Northern Exchange investigated the legacy of the Cold War in Northern Scotland as it exists both physically in the landscape, and in memory.
Bringing together work across sculpture, photography, film, and sound, Northern Exchange encouraged a different understanding of Scotland’s remote north through a consideration of the area’s historic significance as a new Front Line for defence against the perceived Soviet threat in the Cold war era.
The exhibition title references both nuclear exchange, a term used to describe the firing of nuclear weapons, but also the exchange of memories and recollections that are at the centre of the artists’ collaborative work.
The exhibition in Helmsdale drew our attention to the questions that Cold War era history and the nuclear issue raise and invited viewers to take part in a dialogue about experiences and perceptions of this period.
Cold War Memories and Futures workshop: Saturday 14 February, 11am – 1pm
Through conversation and through writing, this workshop will explored memories of the Cold War period and their continued resonances today.
Rockets Galore film screening,
The sequel to the classic comedy, Whisky Galore, Rockets Galore returns to the fictional Hebridean island of Todday where its community are up in arms at plans to site a missile base in their midst. Though humourous in tone, the film makes visible the very real anxieties around militarisation and Cold War technologies that existed at the time of its production.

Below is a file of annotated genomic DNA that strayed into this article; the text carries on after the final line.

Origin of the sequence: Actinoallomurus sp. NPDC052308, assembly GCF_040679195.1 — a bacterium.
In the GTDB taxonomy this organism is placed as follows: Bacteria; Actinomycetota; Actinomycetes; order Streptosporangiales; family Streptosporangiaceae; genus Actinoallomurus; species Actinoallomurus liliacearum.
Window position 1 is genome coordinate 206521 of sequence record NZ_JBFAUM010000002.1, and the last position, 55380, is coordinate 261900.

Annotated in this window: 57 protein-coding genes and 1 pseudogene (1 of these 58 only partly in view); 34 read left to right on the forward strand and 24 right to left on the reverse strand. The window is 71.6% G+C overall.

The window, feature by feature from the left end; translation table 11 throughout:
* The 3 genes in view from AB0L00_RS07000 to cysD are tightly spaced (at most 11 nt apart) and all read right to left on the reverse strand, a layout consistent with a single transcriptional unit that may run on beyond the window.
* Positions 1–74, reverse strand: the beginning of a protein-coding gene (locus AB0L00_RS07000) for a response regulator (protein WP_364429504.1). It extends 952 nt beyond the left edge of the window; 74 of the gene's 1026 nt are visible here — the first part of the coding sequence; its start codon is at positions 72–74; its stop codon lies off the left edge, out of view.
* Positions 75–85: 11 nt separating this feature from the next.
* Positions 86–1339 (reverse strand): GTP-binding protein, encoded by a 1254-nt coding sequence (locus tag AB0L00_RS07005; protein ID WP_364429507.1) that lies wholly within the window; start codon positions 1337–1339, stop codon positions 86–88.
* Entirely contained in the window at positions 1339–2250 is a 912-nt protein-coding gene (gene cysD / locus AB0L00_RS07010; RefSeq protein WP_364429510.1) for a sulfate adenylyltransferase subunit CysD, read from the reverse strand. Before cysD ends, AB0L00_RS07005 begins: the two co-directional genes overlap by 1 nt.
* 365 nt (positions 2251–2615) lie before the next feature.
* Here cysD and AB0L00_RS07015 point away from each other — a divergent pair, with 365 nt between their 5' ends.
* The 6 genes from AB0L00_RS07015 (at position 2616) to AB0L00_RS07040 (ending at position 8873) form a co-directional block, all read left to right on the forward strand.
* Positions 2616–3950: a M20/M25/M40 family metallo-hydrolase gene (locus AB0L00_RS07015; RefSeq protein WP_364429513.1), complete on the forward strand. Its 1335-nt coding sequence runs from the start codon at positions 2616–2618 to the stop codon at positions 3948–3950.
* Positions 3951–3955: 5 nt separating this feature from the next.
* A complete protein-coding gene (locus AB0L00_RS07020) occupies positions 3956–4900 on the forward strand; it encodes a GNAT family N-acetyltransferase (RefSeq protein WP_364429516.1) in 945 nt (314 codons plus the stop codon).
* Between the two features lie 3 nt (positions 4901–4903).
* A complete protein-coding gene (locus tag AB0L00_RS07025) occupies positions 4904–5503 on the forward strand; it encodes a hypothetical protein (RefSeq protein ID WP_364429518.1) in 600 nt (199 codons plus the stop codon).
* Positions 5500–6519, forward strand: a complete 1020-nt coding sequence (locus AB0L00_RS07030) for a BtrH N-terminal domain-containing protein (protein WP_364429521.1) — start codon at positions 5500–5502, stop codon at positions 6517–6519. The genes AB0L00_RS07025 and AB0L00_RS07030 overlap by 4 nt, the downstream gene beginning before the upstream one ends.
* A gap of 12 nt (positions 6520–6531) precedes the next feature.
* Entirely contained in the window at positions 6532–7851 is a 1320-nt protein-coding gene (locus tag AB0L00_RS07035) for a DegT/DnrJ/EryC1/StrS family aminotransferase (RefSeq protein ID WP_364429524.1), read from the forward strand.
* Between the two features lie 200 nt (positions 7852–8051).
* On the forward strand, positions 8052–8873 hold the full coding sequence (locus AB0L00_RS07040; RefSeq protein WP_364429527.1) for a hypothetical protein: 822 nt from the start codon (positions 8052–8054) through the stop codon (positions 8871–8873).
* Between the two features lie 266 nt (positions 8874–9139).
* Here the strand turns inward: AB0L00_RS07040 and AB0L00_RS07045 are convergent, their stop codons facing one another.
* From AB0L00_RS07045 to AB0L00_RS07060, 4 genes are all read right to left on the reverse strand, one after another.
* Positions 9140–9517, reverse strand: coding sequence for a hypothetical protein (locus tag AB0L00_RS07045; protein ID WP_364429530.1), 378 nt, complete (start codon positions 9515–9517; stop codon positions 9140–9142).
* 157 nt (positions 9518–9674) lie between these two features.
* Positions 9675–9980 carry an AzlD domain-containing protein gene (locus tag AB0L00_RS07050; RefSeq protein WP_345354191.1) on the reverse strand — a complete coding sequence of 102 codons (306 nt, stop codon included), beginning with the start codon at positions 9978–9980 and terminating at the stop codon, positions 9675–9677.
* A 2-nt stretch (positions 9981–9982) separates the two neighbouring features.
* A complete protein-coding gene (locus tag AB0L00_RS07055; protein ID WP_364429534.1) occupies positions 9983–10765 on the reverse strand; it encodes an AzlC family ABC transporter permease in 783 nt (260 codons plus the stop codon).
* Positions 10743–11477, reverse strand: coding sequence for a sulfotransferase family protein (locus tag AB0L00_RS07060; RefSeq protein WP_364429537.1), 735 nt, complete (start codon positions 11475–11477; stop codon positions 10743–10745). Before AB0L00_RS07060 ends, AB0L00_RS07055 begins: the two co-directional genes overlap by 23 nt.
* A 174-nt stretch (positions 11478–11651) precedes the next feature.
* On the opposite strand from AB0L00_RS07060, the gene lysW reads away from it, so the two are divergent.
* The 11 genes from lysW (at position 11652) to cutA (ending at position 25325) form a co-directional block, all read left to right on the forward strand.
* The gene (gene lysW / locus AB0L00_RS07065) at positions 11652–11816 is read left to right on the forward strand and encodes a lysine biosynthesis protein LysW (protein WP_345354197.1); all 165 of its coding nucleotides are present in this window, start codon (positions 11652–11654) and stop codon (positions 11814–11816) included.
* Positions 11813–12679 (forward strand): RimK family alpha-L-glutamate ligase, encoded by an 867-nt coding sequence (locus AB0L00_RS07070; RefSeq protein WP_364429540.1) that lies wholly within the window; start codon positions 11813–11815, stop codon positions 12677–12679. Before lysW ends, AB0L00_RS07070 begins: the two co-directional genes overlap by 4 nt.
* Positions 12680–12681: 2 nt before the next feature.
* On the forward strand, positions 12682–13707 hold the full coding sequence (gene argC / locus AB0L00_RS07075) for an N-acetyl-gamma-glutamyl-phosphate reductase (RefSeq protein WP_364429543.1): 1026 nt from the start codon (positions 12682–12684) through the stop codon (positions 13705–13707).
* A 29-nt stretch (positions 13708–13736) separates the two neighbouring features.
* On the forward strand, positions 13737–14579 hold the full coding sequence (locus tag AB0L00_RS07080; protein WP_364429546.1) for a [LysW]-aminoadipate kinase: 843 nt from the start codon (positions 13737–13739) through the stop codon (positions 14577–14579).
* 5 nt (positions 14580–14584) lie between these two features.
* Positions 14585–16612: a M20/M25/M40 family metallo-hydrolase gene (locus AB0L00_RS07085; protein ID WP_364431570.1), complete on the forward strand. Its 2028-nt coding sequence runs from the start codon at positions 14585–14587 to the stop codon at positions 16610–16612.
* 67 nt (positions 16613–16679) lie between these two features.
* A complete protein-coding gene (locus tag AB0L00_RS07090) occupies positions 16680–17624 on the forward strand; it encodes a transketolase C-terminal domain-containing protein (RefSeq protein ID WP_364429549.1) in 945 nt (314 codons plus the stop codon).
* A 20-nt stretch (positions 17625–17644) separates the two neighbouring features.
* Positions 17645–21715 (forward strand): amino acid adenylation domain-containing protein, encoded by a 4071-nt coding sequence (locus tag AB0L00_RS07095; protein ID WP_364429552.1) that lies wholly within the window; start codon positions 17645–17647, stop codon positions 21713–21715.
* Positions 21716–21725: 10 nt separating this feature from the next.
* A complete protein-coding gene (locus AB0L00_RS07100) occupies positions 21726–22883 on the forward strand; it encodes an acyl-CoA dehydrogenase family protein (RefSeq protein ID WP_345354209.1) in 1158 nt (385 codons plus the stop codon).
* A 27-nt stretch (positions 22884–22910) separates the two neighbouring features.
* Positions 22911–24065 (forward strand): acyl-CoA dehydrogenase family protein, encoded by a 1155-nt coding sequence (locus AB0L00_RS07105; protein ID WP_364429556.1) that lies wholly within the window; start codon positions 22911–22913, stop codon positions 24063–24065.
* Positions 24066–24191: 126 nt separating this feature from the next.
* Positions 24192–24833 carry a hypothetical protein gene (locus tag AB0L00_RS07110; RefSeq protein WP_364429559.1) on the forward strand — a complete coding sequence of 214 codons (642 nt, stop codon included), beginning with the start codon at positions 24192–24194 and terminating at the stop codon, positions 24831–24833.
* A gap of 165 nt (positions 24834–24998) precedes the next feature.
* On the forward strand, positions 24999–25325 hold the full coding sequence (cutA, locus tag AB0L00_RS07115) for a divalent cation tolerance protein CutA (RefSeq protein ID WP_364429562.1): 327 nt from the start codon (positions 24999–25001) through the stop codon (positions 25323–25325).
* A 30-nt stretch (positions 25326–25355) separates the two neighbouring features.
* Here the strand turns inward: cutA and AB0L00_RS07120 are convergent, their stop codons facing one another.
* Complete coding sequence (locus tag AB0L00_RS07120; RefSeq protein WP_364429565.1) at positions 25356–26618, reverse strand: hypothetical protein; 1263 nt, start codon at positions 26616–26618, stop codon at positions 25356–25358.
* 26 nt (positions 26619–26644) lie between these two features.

Roxane Permar & Susan Timmins
Roxane Permar and Susan Timmins live and work in Shetland. Their interest in the Cold War stems from the fact that they were born during the Cold War which overshadowed their lives until they were in their late thirties. Collaboration plays an important role in each of their practices. Previously they collaborated on The Nuclear Roadshow (Shetland,1990) and the participatory project, Domestic Dialogues (Shetland & Russia, 2007). They began working together again in 2011 to develop their shared interest in the Cold War. Both artists work in a variety of media. Permar uses textiles, film and social exchange to realise public projects and sculptural installations, including Mirrie Dancers (2009-2012), a major collaboration with London-based artist Nayan Kulkarni for a project using light in Shetland. Timmins focusses on photography, sound and moving image. She realised the performance and installation, Inch by Inch (2013). She founded The Claesline Gallery in 2006 at her home in Shetland. Both artists work in the UK and internationally. In 2014 they were awarded a Creative Scotland Artists’ Bursary to further develop their collaborative projects on the Cold War period.
Roxane Permar works in the field of public art and socially engaged practice where she responds to issues of location, history and community. Processes of creative engagement, community consultation and inter-disciplinary collaboration underpin her practice which is is situated locally, nationally and internationally. She has realised projects, undertaken commissions and exhibited in Scandinavia, United Kingdom, Europe, Azerbaijan, Japan, America and Australia. Throughout her career she has combined her art practice with teaching and currently works on the BA (Hons) Contemporary Textiles course at Shetland College, the University of the Highlands and Islands.
Susan Timmins moved to the UK in 1978 where she lived and worked in London before moving to Shetland in 1992. Photography, sound and moving image lie at the heart of her practice with research and documentation fundamental to her work. Collaboration is an important element of her practice. She has collaborated intermittently with Roxane Permar since 1990 and in 2013 worked with young people on a performance piece and installation in support or of MAG (Mines Advisory Group). In 2006 she created The Claesline Gallery, an outdoor exhibition/performance space. She has exhibited in the UK and Europe.